Read an Excerpt
SOME YEARS AGO
Dr. Clark quietly reentered the Visiting Chamber, stood still behind the U.S. president and General Jim Houseman, and listened to them whisper. The two men were transfixed in front of the observation window that overlooked the operating theater.
“Is she in pain?” the president asked.
“I thought she was supposed to be sedated,” the general replied. “Now they’re blocking our view, damn it.”
“What’s happening?” the president asked. “Can you see?”
“Do not be alarmed, Mister President.” Dr. Clark’s seductive and eloquent voice echoed in the chamber, startling the president.
“Oh! You gave me a start, Doctor,” the gray-haired politician said. It always had struck Clark that the president was a very nervous type when he wasn’t in front of a camera. She rather enjoyed scaring the poor man; that was ironic because she was a woman, albeit a woman with a commanding presence and powerful charisma.
Clark stepped closer, out of the shadows, and addressed them. “I apologize, Mister President. I thought you were aware I was behind you.”
The president laughed nervously. “It must be because we’re down here so far underground. I guess I’m a little claustrophobic.”
General Houseman said, “We’ll get you back up to the surface as soon as you want to go, Mister President.” Clark noted that the general didn’t look too pleased to be there either.
“Is she giving birth?” the president asked.
“She’s been in labor for a long time,” Clark answered. “It’ll be very soon, I’m sure.”
The president squeamishly turned away from the window and waved his hand around the chamber, indicating the hundreds of stalactites on the limestone ceiling. “Do any of those things ever fall?”
“They’re thousands of years old, Mister President,” Clark replied. “They won’t fall on their own, I can assure you of that. And the likelihood of an earthquake occurring in the southeastern corner of New Mexico is quite remote.” Her voice reverberated with upper-class sophistication and the timbre of a Shakespearean actress.
The president nodded. “I know. It’s just amazing to think that on the other side of that cavern wall is one of America’s most popular national parks. Hundreds of tourists pour through it every day.”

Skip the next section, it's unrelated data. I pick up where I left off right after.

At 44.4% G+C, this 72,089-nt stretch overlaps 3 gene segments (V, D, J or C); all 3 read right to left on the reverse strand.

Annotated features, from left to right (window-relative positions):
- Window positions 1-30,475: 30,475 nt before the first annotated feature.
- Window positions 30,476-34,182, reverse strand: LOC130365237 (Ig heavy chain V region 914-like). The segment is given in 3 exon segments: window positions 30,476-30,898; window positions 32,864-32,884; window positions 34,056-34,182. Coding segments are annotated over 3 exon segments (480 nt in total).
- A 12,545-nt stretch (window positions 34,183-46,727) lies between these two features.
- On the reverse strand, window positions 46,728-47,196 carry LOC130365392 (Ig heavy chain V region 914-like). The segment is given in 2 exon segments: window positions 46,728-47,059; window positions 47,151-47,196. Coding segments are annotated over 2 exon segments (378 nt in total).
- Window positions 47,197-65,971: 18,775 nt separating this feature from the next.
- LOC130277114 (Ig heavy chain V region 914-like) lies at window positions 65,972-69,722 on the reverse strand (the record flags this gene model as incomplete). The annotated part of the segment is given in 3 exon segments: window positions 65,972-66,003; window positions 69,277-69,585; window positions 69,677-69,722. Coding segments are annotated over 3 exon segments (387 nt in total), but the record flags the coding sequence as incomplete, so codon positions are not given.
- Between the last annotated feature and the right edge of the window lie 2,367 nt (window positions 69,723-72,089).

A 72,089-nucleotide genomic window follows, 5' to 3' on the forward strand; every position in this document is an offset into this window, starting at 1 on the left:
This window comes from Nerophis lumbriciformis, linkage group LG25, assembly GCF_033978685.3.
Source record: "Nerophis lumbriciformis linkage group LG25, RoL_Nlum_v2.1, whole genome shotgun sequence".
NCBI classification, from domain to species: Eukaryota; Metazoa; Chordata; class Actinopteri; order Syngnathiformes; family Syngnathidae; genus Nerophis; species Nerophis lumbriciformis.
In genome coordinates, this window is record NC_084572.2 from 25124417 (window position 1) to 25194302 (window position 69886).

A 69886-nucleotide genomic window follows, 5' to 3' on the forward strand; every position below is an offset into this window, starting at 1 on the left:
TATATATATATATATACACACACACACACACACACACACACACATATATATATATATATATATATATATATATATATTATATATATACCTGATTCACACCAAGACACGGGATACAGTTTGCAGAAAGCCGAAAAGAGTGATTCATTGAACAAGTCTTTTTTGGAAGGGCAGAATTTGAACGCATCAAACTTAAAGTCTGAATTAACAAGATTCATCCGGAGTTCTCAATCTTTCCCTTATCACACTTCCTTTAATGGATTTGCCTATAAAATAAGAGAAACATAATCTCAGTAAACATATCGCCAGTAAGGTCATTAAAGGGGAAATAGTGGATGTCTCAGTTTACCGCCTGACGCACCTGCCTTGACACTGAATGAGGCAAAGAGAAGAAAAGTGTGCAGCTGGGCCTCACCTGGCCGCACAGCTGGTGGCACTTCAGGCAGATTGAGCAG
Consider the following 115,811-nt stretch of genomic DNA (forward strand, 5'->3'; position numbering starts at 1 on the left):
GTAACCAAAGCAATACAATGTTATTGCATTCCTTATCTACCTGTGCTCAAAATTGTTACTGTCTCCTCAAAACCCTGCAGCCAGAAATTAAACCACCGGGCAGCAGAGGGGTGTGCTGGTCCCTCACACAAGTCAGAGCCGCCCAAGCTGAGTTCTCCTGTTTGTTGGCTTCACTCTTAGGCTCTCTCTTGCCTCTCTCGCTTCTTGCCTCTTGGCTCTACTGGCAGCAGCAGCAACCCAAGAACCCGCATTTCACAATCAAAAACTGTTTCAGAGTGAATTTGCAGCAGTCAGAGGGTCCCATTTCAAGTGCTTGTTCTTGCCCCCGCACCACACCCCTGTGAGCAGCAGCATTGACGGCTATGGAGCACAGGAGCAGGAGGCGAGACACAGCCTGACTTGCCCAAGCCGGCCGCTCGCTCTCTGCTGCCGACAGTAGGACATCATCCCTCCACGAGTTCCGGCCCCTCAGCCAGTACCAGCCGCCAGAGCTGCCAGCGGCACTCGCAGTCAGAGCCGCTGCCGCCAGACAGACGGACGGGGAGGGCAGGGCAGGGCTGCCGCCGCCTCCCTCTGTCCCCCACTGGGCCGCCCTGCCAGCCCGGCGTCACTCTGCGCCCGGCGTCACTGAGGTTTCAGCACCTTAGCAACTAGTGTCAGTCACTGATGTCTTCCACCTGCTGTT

Carlsbad area was perfect for the project. I’m in debt to your predecessor for backing it.”
The president tilted his head and said, “You know, Doctor, I inherited this project. Tell me how you got established in this facility.”
Clark smiled. “Ever since the caverns were discovered, there were many caves not open to the public. Caves just sitting here, available to the government. I believe the first time this cavern was used by the government was during World War II. The Roosevelt administration built a safe house here in case America was attacked. Since then, it’s been used for a number of research projects.” Clark glanced at the general. “Most of them military in nature.”
“We took it over in the mid-sixties.” The president turned back to the window. “Well, is the project finally going to succeed?” he asked. “This is, what, the ninth try?”
“Have faith, Mister President,” Dr. Clark said. “I corrected the genetic code in the last batch. I also made sure that the surrogate mother possessed certain genetic latches, if you will, that could connect with those of Big Boss.”
The president shook his head in amazement. “I still can’t believe you have so many samples of his cells. What did he think you were going to do with them?”
“The man knew only that he was sterile and couldn’t produce children. He was unaware of our undertaking here,” Dr. Clark said.
“The Les Enfants Terribles project.”
“Correct. We extracted the cells when Big Boss was in surgery, when he was wounded in the last war. The Pentagon gave strict orders that he was not to know about the project’s outcome—whether or not we succeeded. Although, knowing Big Boss, I wouldn’t be surprised if he has learned about it by now. The security surrounding our activities has not always been ideal.”